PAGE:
A roundup of technical Q&A's from the DVC community. This month: best practices for config files, pipeline dependency management,and caching data for CI/CD. Plus a new CML feature to launch cloud compute with Terraform!
configfile and a
config.localfile. What's best practice for committing these to my Git repository?
DVC uses the
config.local files to link your remote data
repository to your project.
config is intended to be committed to Git, while
config.local is not - it's a file that you use to store sensitive information
(e.g. your personal credentials - username, password, access keys, etc. for
remote storage) or settings that are specific to your local environment.
Usually, you don't have to worry about ensuring your
config.local file is
being ignored by Git- the only way to create a
config.local file is using the
--local flag explicitly in functions like
dvc remote and
commands, so you'll know you've made one! And your
config.local file is
.gitignored by default. If you're concerned, take a look and make sure there
are no settings in your
config.local file that you actually want in your
To learn more about
read up in our docs.
When you install DVC via
conda, it will come with dependencies like
The only exception when installing DVC as a Python library is with
might want to specify the kind of remote storage you need to make sure all
dependencies are present (like
boto for S3). You can run
pip install "dvc[<option>]", with supported options like
[ssh]. Or, use
[all] to include them all.
For more about installing DVC and its dependencies, check out our docs.
prepare.py, which imports a module
module.pychanges, how will DVC know to rerun the pipeline stage?
If your DVC pipeline only lists
prepare.py as a dependency, then changing code
in module files won't trigger a re-run of the pipeline. Meaning that if you run
dvc repro after updating
module.py, DVC will simply return the result of
your last pipeline run and a message that nothing has changed.
To explain further why this happens:
DVC is platform agnostic and it doesn't know whether your command's executable
python, some other script interpreter, or a compiled binary for that
E.g. this is a valid stage:
dvc run -o hello.txt 'echo "Hello!" > hello.txt'(where the executable is echo).
DVC also doesn't know what's going on inside the command's source code.
Therefore, any file that your code requires internally should be explicitly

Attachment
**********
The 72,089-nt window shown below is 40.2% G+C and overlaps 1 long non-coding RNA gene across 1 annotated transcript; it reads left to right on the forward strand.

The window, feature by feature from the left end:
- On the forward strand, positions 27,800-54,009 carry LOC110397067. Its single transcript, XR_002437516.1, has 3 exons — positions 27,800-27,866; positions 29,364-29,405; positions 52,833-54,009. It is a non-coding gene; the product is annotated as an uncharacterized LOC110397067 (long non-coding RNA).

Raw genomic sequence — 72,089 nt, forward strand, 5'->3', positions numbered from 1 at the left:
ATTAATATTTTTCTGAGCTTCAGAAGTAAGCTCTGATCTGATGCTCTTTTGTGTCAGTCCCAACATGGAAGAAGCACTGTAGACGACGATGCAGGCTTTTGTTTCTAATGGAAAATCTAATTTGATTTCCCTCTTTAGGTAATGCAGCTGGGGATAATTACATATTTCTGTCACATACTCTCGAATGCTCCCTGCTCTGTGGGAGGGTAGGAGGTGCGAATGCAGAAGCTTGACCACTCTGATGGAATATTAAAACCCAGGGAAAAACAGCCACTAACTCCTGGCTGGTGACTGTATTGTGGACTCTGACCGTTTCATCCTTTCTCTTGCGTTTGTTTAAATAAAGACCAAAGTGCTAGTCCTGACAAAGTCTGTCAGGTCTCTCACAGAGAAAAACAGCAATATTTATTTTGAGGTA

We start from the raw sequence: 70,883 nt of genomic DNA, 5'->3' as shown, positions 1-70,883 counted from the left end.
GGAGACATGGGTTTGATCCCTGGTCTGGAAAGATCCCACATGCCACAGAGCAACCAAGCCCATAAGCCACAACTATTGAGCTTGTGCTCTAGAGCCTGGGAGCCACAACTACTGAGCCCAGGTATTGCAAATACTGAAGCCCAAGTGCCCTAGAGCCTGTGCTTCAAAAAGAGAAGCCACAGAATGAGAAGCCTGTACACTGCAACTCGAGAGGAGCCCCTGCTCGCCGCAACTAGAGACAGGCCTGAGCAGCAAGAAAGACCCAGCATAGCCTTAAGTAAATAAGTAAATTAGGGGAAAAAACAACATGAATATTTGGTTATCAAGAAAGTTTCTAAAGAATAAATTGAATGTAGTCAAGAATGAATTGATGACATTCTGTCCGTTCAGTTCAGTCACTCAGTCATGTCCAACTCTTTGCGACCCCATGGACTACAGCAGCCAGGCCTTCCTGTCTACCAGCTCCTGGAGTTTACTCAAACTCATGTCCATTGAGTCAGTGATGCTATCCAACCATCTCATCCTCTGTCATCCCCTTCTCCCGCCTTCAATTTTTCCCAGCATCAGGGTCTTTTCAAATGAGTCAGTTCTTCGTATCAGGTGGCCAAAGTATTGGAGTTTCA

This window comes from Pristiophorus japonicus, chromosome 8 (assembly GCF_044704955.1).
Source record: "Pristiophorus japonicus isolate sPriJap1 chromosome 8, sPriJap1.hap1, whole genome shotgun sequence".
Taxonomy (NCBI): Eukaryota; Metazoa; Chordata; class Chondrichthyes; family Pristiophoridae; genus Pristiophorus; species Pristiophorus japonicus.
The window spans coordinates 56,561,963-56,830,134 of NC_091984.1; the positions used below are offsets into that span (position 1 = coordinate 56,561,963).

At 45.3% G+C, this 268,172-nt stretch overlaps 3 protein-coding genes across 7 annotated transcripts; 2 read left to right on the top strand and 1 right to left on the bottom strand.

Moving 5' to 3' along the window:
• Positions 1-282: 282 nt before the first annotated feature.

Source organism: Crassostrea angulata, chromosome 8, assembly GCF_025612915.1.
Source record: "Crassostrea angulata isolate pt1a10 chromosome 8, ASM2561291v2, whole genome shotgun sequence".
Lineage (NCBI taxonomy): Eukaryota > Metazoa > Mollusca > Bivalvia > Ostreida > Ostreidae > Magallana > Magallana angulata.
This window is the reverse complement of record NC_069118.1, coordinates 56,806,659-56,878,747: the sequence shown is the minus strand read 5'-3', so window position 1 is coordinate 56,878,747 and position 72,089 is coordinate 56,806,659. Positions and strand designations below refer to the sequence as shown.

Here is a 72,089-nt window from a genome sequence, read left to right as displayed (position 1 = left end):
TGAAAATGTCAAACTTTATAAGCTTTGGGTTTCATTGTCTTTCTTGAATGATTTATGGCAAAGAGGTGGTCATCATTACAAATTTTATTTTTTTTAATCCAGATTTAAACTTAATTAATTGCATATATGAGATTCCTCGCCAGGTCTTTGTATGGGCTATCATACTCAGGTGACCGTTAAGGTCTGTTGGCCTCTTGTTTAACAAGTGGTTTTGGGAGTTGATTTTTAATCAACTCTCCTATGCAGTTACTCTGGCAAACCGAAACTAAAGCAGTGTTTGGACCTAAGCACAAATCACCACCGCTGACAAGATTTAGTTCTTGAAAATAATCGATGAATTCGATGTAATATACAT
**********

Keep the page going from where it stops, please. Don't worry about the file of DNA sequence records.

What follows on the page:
specified as a pipeline stage dependency (in CLI,
dvc run -d , or in YAML,
deps:) for DVC to track it.
If you're not interested in adding modules as explicit dependencies, there are a few other approaches:
requirements.txtfile a stage dependency (if the loaded module comes from a package).
dvc repro --force <stage>.dvc) when you know an unmarked dependency is changed – although this is prone to human error.
We also have an ongoing discussion about this issue on our GitHub repository, and we'd love your input. Please participate in this issue if you can here!
dvc.yamlfile. Are there any ways to use wildcards (like
*) or specify directories as dependencies?
Yes, you can set a directory to be a dependency or an output of a DVC pipeline stage. This means you can have tens, hundreds, thousands or millions of dependency files in one directory, and all you have to declare in the pipeline is the address of that directory.
You're in luck, because we just shared this feature as part of the CML 0.3.0
pre-release! The pre-release introduced a new function,
previous method for launching instances in the cloud from a CI workflow using Docker Machine.
In the new
cml-runner function built on Terraform, you can deploy instances in
AWS and Azure with a single command (it used to take about 30 lines of code!).
For example, to launch a
t2.micro instance on AWS from your GitHub Actions or
GitLab CI workflow, you'll run:
cml-runner \ --cloud aws \ --cloud-region us-west \ --cloud-type=t2.micro \ --labels=cml-runner
[report.md](http://report.md)document that gets published to my pull request by CML. I want to save the
report.mdfile to my repository, too. Is this possible?
By default, files that are created in a GitHub Actions or GitLab CI workflow
only exist on the runner- as soon as the runner turns off, they vanish.
cml-send-comment create persistent links to
data visualizations, tables, and other outputs of your workflow so you can view
them long after your run ends. However, by design, CML doesn't commit files to
your repository (not all users want this!)
What you're likely looking for is an auto-commit, to essentially
git add and
git commit files generated by the workflow to your repository. You can
manually write this code into your workflow file, or you can use a GitHub Action
tool like the
Auto Commit or
Add & Commit Actions.
Downloading data to a runner on every CI workflow can be needlessly time consuming, particularly when the data rarely changes.
While we don't have a CML-specific mechanism in the works for this use case, there are two main approaches we see as viable: